Targeting scam artists offering bogus legal services to distressed homeowners, the Federal Trade Commission on October 9 announced three suits against mortgage relief operations that allegedly victimized thousands of consumers.
In suits filed in federal court in Florida, California and Ohio, the FTC charged the companies with violating the Federal Trade Act and the Mortgage Assistance Relief Services rule by falsely claiming they could help homeowners avoid foreclosure. In some instances, the scammers allegedly promised but failed to deliver assistance from a “network” of lawyers, or falsely passed themselves off as attorneys.
“With many homeowners still struggling to hold onto their homes, the FTC takes a hard line against con artists who are seeking their next victim,” said FTC Chairman Jon Leibowitz at a press conference at the Justice Department touting the accomplishments in the past year of a multi-agency financial fraud enforcement task force effort.
Indeed, the FTC’s timing in bringing the suits does not seem coincidental. In court papers, lawyers for one of the companies being sued, Prime Legal Plans, protested that the FTC rushed to make its case.
“The FTC gave the Court the impression that there was a high profile emergency that required extraordinary action to protect consumers,” wrote Brian Kopelowitz of Fort Lauderdale’s Kopelowitz Ostrow Ferguson Weiselberg Keechl on October 8. “Notably, the FTC claims to have been investigating the Defendants for over a year, yet it has not articulated any exigent need to swoop in now on an ex parte basis.” Kopelowitz did not return a call seeking comment.
The FTC on September 24 sued Prime Legal and a long list of interrelated companies in U.S. District Court for the Southern District of Florida, alleging that the defendants falsely claimed to be a charity and charged consumers up to $750 a month, but did little or nothing to help them avoid foreclosure.
The next day, Judge Robert Scola Jr, granted the FTC’s request for a temporary restraining order, asset freeze and appointment of a receiver, ruling that there was “good cause to believe that immediate and irreparable harm will result from Defendants’ ongoing violations.”
According to the FTC, Prime Legal preyed on “financially distressed homeowners by luring them into membership programs with promises that they will receive full-service legal representation from expert foreclosure defense attorneys.”
Instead, the FTC said consumers were typically “assigned to a non-attorney customer service representative from Legal Plans and a paralegal from the law firm Litvin, Torrens, & Associates PLLC or Litvin Law Firm.”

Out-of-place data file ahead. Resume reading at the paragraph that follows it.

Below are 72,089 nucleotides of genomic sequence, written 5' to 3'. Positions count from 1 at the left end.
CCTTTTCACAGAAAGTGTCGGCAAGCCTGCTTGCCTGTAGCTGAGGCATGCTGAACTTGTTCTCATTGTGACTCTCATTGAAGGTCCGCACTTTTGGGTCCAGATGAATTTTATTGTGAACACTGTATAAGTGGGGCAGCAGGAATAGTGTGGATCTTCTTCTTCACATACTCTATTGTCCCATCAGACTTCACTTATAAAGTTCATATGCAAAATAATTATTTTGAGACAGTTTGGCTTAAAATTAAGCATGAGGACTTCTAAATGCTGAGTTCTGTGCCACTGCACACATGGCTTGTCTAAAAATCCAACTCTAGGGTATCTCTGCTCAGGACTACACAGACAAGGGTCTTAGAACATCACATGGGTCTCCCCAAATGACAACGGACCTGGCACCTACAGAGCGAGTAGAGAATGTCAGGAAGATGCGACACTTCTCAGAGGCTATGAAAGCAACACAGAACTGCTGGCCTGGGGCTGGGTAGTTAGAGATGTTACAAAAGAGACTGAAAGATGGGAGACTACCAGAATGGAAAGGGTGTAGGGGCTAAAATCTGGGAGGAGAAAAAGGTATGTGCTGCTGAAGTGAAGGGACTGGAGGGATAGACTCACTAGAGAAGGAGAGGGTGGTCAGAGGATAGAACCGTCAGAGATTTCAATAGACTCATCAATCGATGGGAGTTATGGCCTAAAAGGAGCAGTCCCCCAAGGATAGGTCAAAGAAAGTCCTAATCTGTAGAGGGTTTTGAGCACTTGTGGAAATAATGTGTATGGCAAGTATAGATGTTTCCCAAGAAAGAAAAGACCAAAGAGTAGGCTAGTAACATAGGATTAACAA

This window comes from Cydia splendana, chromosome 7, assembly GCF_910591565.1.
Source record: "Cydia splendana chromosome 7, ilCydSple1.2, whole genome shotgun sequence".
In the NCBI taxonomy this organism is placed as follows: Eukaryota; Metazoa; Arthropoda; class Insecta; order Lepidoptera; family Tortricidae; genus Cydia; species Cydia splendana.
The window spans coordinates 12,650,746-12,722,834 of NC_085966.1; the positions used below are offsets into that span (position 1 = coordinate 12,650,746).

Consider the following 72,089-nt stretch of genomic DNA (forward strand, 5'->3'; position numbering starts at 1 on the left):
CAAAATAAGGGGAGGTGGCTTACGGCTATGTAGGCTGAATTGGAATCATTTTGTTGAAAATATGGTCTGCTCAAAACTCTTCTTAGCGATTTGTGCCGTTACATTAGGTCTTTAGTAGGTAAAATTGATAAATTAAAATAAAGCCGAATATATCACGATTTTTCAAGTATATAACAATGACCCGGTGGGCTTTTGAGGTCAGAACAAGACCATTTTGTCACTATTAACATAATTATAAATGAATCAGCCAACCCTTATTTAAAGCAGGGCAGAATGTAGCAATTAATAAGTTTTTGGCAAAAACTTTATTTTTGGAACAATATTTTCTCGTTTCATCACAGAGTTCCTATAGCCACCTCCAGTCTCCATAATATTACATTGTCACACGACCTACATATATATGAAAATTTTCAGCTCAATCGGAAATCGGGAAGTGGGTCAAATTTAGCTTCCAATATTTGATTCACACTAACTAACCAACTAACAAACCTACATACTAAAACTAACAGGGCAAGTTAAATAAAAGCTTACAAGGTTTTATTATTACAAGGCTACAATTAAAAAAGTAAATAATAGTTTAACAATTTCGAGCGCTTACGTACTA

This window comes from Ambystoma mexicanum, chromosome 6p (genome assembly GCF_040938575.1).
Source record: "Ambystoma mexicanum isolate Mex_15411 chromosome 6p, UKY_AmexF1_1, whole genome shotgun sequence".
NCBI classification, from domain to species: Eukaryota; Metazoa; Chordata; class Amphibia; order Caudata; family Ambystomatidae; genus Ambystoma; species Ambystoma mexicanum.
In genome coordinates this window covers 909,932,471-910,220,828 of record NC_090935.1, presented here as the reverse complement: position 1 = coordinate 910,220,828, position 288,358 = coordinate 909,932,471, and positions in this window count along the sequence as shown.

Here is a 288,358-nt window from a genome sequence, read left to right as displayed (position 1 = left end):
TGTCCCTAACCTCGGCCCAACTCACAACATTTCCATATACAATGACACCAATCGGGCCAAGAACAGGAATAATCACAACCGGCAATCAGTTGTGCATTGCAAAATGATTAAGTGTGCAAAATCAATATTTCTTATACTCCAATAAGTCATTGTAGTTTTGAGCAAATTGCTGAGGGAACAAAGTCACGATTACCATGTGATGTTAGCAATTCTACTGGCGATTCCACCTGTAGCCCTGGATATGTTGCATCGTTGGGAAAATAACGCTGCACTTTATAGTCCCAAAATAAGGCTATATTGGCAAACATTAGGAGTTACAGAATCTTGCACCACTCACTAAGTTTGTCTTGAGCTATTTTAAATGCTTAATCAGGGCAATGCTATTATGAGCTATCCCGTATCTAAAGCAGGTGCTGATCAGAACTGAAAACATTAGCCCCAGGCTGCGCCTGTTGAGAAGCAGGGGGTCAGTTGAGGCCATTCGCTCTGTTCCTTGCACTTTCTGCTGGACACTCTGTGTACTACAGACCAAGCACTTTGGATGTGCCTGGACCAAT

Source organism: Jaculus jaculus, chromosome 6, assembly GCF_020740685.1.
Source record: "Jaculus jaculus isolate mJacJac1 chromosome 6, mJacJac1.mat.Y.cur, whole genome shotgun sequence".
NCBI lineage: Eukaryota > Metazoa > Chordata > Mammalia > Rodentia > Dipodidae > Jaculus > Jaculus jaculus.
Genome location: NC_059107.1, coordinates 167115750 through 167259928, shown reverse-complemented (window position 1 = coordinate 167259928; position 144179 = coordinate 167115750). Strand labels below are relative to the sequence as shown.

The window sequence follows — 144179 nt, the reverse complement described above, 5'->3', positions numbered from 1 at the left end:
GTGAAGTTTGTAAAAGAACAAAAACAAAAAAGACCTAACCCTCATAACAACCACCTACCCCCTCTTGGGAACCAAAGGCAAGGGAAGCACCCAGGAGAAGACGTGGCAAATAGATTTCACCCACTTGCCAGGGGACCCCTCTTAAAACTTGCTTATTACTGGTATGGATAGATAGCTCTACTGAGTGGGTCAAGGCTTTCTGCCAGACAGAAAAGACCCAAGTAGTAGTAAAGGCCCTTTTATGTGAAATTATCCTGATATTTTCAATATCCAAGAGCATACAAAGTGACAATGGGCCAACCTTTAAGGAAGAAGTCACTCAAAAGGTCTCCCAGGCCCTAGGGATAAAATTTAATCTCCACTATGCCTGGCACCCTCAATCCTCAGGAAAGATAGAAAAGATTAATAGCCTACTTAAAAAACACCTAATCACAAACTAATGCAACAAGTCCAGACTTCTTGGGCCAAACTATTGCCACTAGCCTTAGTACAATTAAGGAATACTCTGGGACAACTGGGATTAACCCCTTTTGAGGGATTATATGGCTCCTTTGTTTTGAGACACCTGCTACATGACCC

Litvin Law Firm name partner Gennady Litvin declined comment. The firm, which is based in Brooklyn, is not named in the suit.
Further, according to the FTC, “in numerous instances, consumers who enroll do not receive legal representation. Although they may be assigned an attorney in a nominal sense, many consumers never meet or speak to a network attorney licensed in the state where they reside or where the property at issue is located, or have had only introductory conversations.”
The FTC charged the defendants with violating Section 5 of the FTC Act, which bars deceptive acts of practices, and the Mortgage Assistance Relief Services rule, which bans loan modification companies from collecting fees until homeowners have a written offer from their lender that they deem acceptable. The FTC said the parties also violated the Telemarking Sales Rule by calling consumers who had placed their names on the Do Not Call Registry.
Prime Legal lawyers, however, denied the charges, writing in court papers that the FTC “unreasonably relied on a small number of consumer complaints to support its allegations,” wrote Kopelowitz. “The FTC has attached 16 consumer complaints to its Complaint. The Court needs to understand that the Prime Defendants have had over 5000 customers enrolled for Prime’s services and has 2600 active customers in the program.”
Also, they noted they the company’s customer disclosure states, “Prime is not a law firm and does not provide legal advice.”
The FTC in its case against Newport Beach, Calif.-based American Mortgage Consulting Group, filed in U.S. District Court for the Central District of California on September 18, alleged that the defendants “claim to be a ‘legal team’ or ‘law office’ that ‘will provide legal services’ to the consumer.”
The FTC alleged that the company and affiliates charged consumers an advance fee ranging from $1,495 to $4,495 and promised to secure substantially lower mortgage payments. “In fact, neither Home Guardian nor American Mortgage is a law office, and Defendants typically do not provide legal representation to consumers,” the complaint states.
According to online court records, American Mortgage has not yet responded to the suit. Judge David Carter on October 1 granted the FTC’s request for a preliminary injunction, asset freeze and receiver.
The FTC also sued Expense Management America and affiliates on September 25 in the Northern District of Ohio. The company pitched itself as “the solution to all the consumer’s financial problems,” according to the FTC, and falsely claimed they could secure more affordable payments for people.
But in that case, Judge James Gwin in a three-sentence order on September 28 denied the FTC’s motion for a preliminary injunction. Court records do not yet list counsel for Expense Management.
All three FTC cases bear a distinct similarity to one brought by the Consumer Financial Protection Bureau in July against California attorney Chance Gordon and The Gordon Law Firm for offering allegedly bogus foreclosure relief services.
The Dodd-Frank act transferred rulemaking authority over the Mortgage Assistance Relief Services rule to the CFPB, which re-named it Regulation O. The FTC, however, retains authority to enforce the rule.
Reporter Mike Scarcella contributed to this report.